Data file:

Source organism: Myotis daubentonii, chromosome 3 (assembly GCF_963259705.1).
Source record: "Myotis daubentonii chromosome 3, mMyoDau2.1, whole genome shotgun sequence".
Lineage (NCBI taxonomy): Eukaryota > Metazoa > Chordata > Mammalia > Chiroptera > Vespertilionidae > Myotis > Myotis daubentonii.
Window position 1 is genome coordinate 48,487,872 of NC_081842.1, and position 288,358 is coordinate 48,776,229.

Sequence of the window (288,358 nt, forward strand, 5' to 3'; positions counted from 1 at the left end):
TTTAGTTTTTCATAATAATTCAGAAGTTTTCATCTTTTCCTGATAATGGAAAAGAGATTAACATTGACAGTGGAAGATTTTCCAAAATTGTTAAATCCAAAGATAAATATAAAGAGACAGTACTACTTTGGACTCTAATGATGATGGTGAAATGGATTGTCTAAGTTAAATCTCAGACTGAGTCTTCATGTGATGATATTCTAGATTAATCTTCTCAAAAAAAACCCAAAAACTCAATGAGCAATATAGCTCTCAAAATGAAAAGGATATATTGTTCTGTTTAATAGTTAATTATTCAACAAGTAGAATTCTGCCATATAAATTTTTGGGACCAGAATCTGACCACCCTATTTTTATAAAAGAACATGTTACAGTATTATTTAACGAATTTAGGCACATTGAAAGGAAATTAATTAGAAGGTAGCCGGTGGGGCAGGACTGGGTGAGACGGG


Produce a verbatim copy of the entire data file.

Source organism: Myotis daubentonii, chromosome 3 (assembly GCF_963259705.1).
Source record: "Myotis daubentonii chromosome 3, mMyoDau2.1, whole genome shotgun sequence".
Lineage (NCBI taxonomy): Eukaryota > Metazoa > Chordata > Mammalia > Chiroptera > Vespertilionidae > Myotis > Myotis daubentonii.
Window position 1 is genome coordinate 48,487,872 of NC_081842.1, and position 288,358 is coordinate 48,776,229.

Sequence of the window (288,358 nt, forward strand, 5' to 3'; positions counted from 1 at the left end):
TTTAGTTTTTCATAATAATTCAGAAGTTTTCATCTTTTCCTGATAATGGAAAAGAGATTAACATTGACAGTGGAAGATTTTCCAAAATTGTTAAATCCAAAGATAAATATAAAGAGACAGTACTACTTTGGACTCTAATGATGATGGTGAAATGGATTGTCTAAGTTAAATCTCAGACTGAGTCTTCATGTGATGATATTCTAGATTAATCTTCTCAAAAAAAACCCAAAAACTCAATGAGCAATATAGCTCTCAAAATGAAAAGGATATATTGTTCTGTTTAATAGTTAATTATTCAACAAGTAGAATTCTGCCATATAAATTTTTGGGACCAGAATCTGACCACCCTATTTTTATAAAAGAACATGTTACAGTATTATTTAACGAATTTAGGCACATTGAAAGGAAATTAATTAGAAGGTAGCCGGTGGGGCAGGACTGGGTGAGACGGG